While the electricity scenario in the State faces no grave crisis for the next five years, Kerala may plunge into darkness if no political decision is taken at the earliest to solve the electricity crisis projected after 2020, M. Sivasankar, the Chairman and Managing Director of the Kerala State Electricity Board Limited, has said. "Only through the commissioning of a super thermal power station can that crisis be overcome," he said. The irony is that those in the State who vehemently oppose nuclear power stations on environmental grounds are now clamouring for power supply to the State from the Kudankulam nuclear power station in Tamil Nadu.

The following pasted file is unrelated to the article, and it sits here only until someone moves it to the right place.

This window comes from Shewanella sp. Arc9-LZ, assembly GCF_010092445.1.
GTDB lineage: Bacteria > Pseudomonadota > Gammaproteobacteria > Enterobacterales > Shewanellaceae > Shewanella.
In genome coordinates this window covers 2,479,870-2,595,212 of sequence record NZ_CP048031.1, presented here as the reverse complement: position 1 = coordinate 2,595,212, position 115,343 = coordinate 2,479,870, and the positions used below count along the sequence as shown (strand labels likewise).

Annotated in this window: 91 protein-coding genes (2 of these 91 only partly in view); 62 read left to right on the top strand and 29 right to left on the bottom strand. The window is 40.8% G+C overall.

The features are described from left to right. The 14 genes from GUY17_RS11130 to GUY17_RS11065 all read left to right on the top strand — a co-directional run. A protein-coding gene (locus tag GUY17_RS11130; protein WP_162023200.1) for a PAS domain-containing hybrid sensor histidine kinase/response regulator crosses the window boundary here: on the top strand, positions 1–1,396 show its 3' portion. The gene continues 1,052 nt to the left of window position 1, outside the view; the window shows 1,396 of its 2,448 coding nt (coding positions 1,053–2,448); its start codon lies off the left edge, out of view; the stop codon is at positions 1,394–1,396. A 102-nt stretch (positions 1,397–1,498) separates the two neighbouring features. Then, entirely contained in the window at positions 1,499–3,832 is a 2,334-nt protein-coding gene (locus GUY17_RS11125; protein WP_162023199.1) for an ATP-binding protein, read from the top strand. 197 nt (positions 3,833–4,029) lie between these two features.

Addressing the 14th State conference of the Kerala Electricity Officers Federation, he said that the gap between electricity demand and supply stands at 1,300 MW in the State. The installed capacity of hydropower in the State is 2,600 MW. The naphtha-powered stations have a generation capacity of 1,000 MW.
The rise in capacity is about 20 MW a year in the State. By 2022, the electricity requirement in the State will touch 6,200 MW. If no change is brought forth, the State will have a shortage of 2,600 MW then. The electricity needs of the State cannot be fully met through solar power because of the cost factor, he said.
In this situation, serious thought must be given to the location of the super thermal power station, Mr. Sivasankar said. The new generation thermal power stations are less polluting. There is an agreement till 2018-219 through which Kerala will be able to buy the required power at the rate of Rs.4.09 per unit. Unless reliable alternatives are established, there could be difficulties then.